Hatfield School of Government. Health Systems and Policy Ph. D. Program
Sherril B. Gelmon
Date of Publication
Doctor of Philosophy (Ph.D.) in Health Systems and Policy
Health care teams -- United States -- Management, Health services administrators -- United States, Health care teams -- Training of -- United States, Interprofessional relations -- United States, Older people -- Medical care -- United States
1 online resource (xi, 241 pages)
The aging population in the U.S. is dramatically increasing; it is predicted that not only will individuals live longer but also that they will live with multiple chronic diseases that could require high levels of medical and social resources. While the aging population increases, the number of health care providers choosing to specialize in caring for the elderly is decreasing just as dramatically. Teams are believed to be a possible response to more efficiently use the providers available, take advantage of alternative provider types, and integrate a range of health and social services to meet patient needs more effectively. Interdisciplinary teams are the best practice in the care of older adults, who require both medical and social services. However, maintaining functional collaborative teams has been an ever-present challenge to health and social care organizations. Research has found that institutional support is critical for teams to benefit patients and organizations alike.
This study examined the role of institutional context in supporting interdisciplinary teams (IDT) in the care of older adults through interviews of the management and staff of the Program for All-Inclusive Care of the Elderly (PACE) in six states. PACE organizations must commit to an interdisciplinary model of care consisting of 11 different disciplines from across the professional spectrum. The research question posed for this study was: What elements of institutional context support the use of interdisciplinary teams in the care of older adults? Due to the standardized team structure used, PACE was selected as the model to see how institutions at macro and micro levels support the work done by PACE teams and possibly highlight where support is still lacking. A case study approach drawing upon qualitative methods was used to examine policy-regulative, cultural-cognitive, normative, relational, and procedural elements of institutional context and the extent to which they support collaborative teamwork. Thirty-two interviews were conducted with administrators and team members from seven PACE programs across the country. For these PACE programs, five elements and 14 categories of support were identified by the interviewees. Policy and regulatory elements constrain and systematize behavior. PACE IDT experience these constraints and systems through regulatory body practices, resource allocation, and quality measurement. Cultural-cognitive elements mediate between an IDT's external environmrder to make sense of what is happening. PACE IDTs create meaning through their interactions with their external environments through interdependence, demographic characteristics, and organizational structure. Normative findings constrain behavior and confer the rights and duties of IDT members, which arise from organizational mission and values, leadership, and professient and the response of the IDT in oonal boundaries. Relational elements emphasize relationships among IDT members and team interaction with the organization's environment. Social constructs within the team affect role definition and communication, which support IDT practice. Procedural support standardizes practices to maintain highly functional teams. In order to support IDT practice, PACE organizations highlighted recruitment and retention, time and space, and training and education as the primary ways to support IDTs. These categories illustrate the complexity of supporting teams and actualizing teamwork in practice. These findings suggest that PACE is succeeding in supporting the IDT model and provides lessons for other organizations that wish to do the same.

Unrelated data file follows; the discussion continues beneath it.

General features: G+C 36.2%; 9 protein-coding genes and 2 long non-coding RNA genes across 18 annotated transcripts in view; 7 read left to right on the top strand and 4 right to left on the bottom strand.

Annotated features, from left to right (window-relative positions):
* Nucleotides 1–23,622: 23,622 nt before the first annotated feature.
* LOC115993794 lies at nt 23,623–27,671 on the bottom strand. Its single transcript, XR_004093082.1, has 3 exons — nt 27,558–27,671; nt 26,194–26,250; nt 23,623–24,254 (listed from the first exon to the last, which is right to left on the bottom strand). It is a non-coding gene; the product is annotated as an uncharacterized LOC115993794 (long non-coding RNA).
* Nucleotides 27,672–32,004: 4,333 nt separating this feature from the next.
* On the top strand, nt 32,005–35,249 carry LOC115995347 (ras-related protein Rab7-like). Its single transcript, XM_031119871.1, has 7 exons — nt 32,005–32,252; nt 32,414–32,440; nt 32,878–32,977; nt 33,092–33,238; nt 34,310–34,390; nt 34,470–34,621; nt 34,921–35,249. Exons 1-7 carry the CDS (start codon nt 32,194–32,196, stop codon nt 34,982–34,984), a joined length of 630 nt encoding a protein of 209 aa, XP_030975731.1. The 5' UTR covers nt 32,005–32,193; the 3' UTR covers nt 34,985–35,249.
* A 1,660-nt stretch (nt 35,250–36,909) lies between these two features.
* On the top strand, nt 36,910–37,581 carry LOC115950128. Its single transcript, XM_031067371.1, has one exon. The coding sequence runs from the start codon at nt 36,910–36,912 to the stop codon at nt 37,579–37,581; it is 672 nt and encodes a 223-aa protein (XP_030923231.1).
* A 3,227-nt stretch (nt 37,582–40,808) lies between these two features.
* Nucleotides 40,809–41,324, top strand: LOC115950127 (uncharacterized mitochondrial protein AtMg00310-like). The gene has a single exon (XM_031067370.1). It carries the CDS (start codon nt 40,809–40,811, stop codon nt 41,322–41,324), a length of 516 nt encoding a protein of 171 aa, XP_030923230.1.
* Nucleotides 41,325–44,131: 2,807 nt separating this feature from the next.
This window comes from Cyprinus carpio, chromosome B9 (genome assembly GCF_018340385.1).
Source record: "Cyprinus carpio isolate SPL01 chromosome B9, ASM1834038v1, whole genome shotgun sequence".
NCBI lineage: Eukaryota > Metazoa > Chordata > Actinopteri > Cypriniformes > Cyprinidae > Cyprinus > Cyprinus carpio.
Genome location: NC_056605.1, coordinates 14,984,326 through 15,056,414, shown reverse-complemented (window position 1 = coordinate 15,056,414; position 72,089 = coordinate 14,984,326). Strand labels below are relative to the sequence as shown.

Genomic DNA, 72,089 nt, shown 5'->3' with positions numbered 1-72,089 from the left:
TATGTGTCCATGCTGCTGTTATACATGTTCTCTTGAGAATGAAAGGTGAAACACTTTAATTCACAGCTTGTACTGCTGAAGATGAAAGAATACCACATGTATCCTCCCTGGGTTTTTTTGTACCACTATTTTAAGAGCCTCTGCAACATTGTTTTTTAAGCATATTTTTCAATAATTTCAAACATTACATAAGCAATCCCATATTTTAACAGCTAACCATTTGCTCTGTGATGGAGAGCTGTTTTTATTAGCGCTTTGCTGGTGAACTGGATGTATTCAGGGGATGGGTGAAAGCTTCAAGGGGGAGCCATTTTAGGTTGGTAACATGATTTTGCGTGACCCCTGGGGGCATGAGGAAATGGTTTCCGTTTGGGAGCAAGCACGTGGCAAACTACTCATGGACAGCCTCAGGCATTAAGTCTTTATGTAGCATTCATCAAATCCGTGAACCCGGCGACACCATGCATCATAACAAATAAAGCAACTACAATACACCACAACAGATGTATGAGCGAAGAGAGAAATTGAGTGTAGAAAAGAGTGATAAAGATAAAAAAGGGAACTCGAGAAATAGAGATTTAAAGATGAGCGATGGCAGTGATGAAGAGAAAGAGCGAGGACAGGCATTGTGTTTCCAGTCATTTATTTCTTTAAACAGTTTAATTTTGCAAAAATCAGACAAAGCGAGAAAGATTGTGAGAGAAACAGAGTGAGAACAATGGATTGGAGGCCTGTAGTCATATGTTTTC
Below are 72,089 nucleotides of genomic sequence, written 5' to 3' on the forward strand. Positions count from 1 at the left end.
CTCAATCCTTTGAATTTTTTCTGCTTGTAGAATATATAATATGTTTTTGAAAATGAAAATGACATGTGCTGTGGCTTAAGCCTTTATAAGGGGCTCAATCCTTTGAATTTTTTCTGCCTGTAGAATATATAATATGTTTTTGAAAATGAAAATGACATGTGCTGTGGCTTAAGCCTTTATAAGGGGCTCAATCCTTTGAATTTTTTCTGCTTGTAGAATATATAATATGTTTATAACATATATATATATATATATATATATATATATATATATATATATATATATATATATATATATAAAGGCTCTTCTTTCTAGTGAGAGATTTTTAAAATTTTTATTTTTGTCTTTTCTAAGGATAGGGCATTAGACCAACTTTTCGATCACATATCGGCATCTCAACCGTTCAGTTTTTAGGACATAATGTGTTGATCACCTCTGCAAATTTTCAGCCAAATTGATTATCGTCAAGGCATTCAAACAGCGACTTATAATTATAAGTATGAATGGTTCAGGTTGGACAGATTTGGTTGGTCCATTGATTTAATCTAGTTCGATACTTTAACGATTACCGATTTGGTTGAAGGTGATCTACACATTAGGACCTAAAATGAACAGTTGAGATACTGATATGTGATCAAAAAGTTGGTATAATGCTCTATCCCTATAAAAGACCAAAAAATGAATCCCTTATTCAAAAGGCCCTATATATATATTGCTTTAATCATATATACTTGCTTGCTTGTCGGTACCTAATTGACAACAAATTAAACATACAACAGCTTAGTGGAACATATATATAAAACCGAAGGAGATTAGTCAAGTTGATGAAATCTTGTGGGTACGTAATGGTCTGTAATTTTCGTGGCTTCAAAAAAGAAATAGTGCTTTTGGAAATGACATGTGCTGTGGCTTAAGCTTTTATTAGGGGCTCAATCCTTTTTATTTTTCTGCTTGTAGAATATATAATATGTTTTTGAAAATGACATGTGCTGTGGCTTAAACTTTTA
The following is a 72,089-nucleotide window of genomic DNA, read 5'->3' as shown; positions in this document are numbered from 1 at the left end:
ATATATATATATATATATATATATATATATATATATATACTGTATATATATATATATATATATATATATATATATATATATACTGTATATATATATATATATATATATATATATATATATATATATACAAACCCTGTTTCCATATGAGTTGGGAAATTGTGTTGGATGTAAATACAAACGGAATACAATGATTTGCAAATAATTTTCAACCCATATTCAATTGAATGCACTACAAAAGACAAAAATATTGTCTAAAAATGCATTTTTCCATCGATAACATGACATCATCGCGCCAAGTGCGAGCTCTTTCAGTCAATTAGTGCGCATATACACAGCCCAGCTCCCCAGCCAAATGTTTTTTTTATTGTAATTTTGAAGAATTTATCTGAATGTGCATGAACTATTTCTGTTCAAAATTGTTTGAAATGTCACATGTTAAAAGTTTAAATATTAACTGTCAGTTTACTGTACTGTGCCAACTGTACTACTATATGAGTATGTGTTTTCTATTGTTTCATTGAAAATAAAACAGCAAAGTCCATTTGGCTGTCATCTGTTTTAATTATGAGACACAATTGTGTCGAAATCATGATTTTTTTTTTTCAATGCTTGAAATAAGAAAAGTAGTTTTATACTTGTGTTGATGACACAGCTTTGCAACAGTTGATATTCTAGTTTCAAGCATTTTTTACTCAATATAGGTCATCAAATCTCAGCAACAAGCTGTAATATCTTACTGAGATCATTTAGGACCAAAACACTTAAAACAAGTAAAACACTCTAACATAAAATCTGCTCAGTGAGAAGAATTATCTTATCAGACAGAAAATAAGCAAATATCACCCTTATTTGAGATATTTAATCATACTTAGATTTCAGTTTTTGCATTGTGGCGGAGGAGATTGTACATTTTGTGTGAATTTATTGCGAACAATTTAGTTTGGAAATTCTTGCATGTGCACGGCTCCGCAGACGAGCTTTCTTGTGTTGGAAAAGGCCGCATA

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Tresidder, Anna Foucek, "The Institutional Context that Supports Team-Based Care for Older Adults" (2013). Dissertations and Theses. Paper 1517.